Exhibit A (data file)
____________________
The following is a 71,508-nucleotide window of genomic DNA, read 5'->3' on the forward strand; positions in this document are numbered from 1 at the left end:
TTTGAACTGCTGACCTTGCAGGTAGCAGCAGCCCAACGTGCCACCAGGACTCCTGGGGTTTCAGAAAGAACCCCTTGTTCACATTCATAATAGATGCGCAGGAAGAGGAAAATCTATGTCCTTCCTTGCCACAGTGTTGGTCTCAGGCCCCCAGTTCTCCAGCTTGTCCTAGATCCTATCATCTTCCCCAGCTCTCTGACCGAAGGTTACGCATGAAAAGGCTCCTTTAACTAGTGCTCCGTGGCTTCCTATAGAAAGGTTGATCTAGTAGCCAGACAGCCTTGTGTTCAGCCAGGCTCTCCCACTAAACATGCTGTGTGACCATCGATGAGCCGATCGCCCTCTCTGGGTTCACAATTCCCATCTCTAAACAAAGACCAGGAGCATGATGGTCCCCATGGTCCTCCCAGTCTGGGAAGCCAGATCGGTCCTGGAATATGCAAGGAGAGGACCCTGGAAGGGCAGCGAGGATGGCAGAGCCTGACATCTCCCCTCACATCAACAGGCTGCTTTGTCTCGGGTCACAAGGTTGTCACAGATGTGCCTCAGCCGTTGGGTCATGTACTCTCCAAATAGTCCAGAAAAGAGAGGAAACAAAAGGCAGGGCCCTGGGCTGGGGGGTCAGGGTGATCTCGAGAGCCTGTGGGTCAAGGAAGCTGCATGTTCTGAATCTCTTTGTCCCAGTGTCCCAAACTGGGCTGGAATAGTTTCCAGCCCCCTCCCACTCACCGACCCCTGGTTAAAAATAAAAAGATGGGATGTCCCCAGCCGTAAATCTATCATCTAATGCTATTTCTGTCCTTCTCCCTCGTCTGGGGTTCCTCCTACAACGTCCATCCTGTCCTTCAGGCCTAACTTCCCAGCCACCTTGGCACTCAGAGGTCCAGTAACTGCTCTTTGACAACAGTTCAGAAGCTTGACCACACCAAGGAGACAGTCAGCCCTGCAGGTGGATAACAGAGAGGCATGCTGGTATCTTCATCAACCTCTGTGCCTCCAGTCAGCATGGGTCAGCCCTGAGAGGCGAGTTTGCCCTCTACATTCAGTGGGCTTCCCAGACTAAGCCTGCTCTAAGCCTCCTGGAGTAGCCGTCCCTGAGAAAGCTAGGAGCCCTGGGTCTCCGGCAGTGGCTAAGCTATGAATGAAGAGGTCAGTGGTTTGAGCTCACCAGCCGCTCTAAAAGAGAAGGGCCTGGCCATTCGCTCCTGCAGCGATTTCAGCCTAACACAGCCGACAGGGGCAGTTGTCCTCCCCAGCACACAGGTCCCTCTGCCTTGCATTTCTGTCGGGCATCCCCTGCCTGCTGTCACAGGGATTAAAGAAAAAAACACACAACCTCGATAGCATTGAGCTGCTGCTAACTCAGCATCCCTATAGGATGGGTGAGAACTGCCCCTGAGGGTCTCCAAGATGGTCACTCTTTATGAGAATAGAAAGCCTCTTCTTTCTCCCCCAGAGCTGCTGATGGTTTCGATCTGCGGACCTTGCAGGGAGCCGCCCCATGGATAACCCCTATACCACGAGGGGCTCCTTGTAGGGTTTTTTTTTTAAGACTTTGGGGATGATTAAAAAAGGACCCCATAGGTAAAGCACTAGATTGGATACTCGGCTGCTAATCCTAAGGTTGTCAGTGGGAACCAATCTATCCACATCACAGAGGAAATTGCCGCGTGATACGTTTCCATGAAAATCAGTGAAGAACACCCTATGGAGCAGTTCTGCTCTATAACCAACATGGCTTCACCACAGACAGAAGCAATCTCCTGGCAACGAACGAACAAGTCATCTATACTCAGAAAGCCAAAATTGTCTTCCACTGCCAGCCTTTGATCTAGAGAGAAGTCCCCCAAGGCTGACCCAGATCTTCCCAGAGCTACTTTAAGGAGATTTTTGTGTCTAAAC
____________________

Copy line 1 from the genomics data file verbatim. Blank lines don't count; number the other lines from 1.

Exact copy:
The following is a 71,508-nucleotide window of genomic DNA, read 5'->3' on the forward strand; positions in this document are numbered from 1 at the left end: